A recent survey conducted by the American Psychological Association (APA) found that three out of four Americans feel that money is the primary source of stress in their lives and that goes beyond the current economic climate that has put most of us under a little financial stress.

What the APA and other studies are finding is that money, even when you have it, can be the source of stress and anxiety that lead to a number of problematic financial behaviors.

Nikiya Spence is a licensed financial therapist (LCSW) and Certified Money Coach with over ten years of clinical experience. She treats a host of clients for such money related issues as: spending addictions and over-spending, under-spending, which is often associated with depression; serial borrowing, and financial infidelity, in which one spouse cheats on another by spending money and lying about it.

In an interview with ConsumerAffairs.com, the Georgia-based Spence says she became a financial therapist when she noticed many of her clients had stress-related money issues that interfered with their well-being and their relationships. So she took specialized training with money coaches, who work with people to help them identifying their subconscious conflicts with money.

"People inherit problems around money from their family and this can have to do with spending and how they grow to feel about money in general," said Spence. "These underlying feelings can cause problems when it comes to finances if you're not aware of them. My job is to help people get in touch with those feelings and gain an understanding about where they came from and what can be done to deal with them."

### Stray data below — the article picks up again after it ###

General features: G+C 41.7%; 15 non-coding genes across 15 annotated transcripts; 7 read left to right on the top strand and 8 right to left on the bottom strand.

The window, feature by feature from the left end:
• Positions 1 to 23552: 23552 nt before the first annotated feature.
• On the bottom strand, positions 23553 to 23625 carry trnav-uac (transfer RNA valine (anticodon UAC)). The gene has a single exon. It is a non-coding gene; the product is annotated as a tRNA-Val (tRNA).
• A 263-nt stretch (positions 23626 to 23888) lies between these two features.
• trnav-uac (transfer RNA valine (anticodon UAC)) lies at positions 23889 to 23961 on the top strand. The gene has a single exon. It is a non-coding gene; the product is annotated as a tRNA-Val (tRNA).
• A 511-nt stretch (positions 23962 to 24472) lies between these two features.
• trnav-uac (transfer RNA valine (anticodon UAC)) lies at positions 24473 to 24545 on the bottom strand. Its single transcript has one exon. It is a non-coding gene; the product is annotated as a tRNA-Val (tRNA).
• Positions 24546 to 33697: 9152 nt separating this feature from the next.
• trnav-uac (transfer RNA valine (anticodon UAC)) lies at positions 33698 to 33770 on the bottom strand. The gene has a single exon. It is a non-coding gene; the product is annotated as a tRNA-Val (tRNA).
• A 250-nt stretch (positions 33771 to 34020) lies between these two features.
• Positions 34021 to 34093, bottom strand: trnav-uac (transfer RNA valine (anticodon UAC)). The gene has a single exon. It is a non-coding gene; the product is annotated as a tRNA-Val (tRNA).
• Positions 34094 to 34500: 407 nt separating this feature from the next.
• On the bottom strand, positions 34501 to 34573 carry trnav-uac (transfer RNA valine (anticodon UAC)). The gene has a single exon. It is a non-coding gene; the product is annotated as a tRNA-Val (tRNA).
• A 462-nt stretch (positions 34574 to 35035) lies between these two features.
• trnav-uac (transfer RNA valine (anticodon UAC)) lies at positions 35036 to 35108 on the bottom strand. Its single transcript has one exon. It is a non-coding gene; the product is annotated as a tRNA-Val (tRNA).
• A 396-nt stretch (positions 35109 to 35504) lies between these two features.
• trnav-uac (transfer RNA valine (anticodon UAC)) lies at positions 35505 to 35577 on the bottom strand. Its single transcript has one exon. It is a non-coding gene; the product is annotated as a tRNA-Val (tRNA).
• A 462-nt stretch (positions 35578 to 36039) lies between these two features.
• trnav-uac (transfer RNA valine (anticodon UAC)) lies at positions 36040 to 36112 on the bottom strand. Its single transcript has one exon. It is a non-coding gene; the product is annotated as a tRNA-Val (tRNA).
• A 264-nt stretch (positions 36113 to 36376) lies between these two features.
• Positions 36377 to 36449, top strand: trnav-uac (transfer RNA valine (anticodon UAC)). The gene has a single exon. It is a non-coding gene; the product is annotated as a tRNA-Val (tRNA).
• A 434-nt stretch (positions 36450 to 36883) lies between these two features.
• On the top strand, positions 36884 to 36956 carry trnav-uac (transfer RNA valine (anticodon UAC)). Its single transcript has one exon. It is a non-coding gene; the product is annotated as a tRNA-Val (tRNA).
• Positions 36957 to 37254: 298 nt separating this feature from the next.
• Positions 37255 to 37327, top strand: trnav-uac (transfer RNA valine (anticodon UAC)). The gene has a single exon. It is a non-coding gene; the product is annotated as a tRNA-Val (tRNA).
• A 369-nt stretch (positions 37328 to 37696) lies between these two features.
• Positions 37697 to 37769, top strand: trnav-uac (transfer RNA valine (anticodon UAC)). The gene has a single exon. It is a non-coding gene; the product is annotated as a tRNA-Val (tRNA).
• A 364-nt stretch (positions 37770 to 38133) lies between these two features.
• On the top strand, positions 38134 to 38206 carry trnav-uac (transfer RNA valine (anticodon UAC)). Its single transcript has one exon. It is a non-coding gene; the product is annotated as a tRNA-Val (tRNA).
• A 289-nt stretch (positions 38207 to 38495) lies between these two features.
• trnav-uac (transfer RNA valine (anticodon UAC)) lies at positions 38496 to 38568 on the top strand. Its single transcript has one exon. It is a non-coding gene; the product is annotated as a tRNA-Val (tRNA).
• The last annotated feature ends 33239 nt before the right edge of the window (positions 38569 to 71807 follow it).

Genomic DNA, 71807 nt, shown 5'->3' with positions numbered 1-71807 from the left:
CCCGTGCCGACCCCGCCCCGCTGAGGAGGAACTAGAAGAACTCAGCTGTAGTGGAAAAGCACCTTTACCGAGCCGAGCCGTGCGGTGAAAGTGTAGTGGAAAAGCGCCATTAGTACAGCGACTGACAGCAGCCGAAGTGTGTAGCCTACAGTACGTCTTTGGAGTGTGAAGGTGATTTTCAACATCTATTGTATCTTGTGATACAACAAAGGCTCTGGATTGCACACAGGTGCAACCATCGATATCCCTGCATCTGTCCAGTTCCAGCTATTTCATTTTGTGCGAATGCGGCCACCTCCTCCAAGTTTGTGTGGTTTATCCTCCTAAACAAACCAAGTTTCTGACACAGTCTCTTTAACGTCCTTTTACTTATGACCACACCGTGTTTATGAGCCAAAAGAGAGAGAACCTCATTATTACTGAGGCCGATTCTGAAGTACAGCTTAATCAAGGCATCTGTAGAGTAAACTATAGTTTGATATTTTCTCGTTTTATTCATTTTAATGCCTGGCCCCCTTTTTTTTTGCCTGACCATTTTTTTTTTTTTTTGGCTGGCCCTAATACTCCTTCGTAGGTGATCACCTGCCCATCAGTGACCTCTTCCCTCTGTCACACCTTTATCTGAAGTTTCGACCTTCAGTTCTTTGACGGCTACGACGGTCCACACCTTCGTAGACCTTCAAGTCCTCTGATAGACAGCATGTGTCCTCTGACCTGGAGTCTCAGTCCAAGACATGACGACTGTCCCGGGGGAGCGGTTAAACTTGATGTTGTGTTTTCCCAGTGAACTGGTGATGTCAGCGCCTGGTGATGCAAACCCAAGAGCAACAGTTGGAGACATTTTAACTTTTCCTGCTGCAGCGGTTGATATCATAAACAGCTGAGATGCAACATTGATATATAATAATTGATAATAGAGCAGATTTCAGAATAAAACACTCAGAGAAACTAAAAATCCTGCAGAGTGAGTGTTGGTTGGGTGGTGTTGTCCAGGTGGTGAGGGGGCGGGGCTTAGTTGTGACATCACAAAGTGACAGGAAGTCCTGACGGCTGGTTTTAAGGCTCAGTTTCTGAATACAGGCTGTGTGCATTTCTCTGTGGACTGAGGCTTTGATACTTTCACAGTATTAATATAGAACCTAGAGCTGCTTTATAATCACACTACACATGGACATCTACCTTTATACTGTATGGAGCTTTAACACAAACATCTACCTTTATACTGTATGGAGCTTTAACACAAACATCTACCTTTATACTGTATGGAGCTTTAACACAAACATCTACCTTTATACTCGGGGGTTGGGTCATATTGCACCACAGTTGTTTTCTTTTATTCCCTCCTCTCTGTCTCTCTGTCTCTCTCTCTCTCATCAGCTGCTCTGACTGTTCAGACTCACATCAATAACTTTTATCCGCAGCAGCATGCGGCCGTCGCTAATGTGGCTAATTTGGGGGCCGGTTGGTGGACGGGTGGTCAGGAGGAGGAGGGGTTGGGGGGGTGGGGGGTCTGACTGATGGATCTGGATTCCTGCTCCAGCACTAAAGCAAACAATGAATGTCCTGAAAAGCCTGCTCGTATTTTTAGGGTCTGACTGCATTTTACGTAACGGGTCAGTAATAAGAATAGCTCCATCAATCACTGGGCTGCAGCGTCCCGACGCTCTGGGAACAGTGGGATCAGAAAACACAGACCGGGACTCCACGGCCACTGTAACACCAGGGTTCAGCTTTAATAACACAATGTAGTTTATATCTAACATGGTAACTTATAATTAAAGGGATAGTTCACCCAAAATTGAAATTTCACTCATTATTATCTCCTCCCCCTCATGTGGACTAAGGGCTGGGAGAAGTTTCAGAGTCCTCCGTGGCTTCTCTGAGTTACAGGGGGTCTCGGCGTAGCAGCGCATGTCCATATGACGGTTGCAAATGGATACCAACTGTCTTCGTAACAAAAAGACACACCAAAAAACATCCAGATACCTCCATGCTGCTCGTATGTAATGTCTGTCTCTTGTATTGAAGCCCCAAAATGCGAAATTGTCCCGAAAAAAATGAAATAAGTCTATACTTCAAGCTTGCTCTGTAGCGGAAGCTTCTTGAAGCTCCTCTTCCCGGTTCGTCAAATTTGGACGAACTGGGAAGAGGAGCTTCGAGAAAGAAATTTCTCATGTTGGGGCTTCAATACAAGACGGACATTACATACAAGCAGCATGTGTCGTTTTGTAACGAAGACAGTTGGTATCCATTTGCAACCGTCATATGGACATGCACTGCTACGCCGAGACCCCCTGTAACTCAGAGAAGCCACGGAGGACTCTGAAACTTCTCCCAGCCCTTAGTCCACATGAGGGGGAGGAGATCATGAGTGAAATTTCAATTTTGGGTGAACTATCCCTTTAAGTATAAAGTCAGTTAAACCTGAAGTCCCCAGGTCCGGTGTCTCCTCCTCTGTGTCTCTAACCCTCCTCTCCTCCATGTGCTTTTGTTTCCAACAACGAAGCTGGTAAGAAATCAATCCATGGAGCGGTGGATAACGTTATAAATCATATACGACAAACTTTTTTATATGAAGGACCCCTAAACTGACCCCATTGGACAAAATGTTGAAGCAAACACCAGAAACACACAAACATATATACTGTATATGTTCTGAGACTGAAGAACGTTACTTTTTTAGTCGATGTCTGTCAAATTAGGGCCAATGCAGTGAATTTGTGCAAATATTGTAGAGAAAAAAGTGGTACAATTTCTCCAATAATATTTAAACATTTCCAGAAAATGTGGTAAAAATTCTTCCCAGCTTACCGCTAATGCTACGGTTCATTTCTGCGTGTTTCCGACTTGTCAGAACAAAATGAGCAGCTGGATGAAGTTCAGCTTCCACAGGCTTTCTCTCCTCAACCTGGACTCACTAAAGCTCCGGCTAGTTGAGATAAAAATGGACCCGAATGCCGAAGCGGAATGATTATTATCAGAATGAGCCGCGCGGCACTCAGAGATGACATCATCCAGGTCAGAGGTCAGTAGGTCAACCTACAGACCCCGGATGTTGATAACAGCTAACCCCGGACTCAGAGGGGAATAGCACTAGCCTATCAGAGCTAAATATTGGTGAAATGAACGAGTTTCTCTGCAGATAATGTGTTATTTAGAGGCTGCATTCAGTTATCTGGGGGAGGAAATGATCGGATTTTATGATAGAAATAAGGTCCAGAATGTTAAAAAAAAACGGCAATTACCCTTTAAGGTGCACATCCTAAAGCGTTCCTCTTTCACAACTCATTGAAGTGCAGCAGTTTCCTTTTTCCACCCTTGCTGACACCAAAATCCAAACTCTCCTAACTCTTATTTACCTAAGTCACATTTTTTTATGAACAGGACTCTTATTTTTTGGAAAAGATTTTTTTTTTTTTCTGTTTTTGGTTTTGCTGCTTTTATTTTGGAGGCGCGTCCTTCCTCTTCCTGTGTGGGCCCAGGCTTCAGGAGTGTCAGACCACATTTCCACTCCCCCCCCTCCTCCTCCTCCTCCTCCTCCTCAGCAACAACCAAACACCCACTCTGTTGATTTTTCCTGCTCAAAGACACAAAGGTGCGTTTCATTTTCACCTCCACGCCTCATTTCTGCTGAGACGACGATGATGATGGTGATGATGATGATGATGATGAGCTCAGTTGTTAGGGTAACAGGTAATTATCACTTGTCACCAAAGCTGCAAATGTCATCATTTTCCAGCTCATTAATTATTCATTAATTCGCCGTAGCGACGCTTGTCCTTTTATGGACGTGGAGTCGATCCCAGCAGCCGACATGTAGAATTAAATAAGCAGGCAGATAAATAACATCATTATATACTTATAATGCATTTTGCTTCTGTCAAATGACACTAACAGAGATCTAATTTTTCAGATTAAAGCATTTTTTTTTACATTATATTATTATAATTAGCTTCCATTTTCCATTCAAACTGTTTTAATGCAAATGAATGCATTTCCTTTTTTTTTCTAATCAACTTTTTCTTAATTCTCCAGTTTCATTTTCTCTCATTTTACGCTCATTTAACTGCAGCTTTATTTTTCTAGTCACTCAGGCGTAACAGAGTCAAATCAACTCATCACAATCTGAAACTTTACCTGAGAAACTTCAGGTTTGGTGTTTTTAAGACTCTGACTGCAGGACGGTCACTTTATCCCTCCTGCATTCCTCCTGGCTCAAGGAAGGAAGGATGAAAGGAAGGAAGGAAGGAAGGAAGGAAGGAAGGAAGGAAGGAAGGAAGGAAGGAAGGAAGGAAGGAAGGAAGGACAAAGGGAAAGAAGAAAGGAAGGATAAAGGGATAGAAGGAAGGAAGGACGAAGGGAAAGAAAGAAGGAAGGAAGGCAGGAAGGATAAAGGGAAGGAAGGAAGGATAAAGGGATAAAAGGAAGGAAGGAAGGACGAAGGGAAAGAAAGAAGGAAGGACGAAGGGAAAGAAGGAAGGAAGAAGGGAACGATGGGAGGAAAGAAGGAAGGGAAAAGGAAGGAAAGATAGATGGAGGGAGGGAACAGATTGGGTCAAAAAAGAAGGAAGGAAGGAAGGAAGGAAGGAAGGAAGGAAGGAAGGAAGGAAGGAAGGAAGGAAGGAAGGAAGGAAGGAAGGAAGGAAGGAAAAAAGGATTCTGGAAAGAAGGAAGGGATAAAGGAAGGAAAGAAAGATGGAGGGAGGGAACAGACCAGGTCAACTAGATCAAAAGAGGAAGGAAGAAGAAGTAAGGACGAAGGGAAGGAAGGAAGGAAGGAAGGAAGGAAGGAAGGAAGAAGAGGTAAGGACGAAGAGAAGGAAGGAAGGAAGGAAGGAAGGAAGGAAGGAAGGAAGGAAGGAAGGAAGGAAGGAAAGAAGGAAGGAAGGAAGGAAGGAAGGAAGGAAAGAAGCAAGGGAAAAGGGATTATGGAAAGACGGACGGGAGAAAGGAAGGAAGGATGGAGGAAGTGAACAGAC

Financial infidelity

A recent trend she's been dealing with is financial infidelity, where someone is spending money secretly and not telling their partner about it because they're either ashamed or afraid of how the other person will react.

"I try to get them to understand the effect this dishonesty has on the other person," she says, "And to understand why they do it."

The emerging field of financial therapy has only been around for the past few years but it can be beneficial to people who are open to understanding and changing their money patterns and beliefs. Often, their relationship with money is deeply rooted, explains Spence.

As described by Spence, financial therapy is a psychotherapeutic approach that aims to help people gain clarity around their dysfunctional emotions, thoughts, and behaviors as it relates to managing and/or coping with finances. Overall, it is a process that incorporates the emotional, behavioral, spiritual, and financial components of a person as a whole.

Financial therapists help people by exploring how their past relationships and family interactions have impacted their relationship with money; developing a more balanced and successful relationship with money; having a conscious relationship with money; developing a plan to cope with money stress and anxiety; and understanding how money plays a role in their daily life and relationships.

Spence says it's important for people to learn how to work with a spouse or significant other to satisfy their collective goals; to learn how to have a more peaceful relationship with money; and to transforming destructive financial behaviors into healthy ones.

If you feel that you have trouble dealing with money or that it may be causing you undue stress and anxiety, contract the Financial Therapy Association for a referral.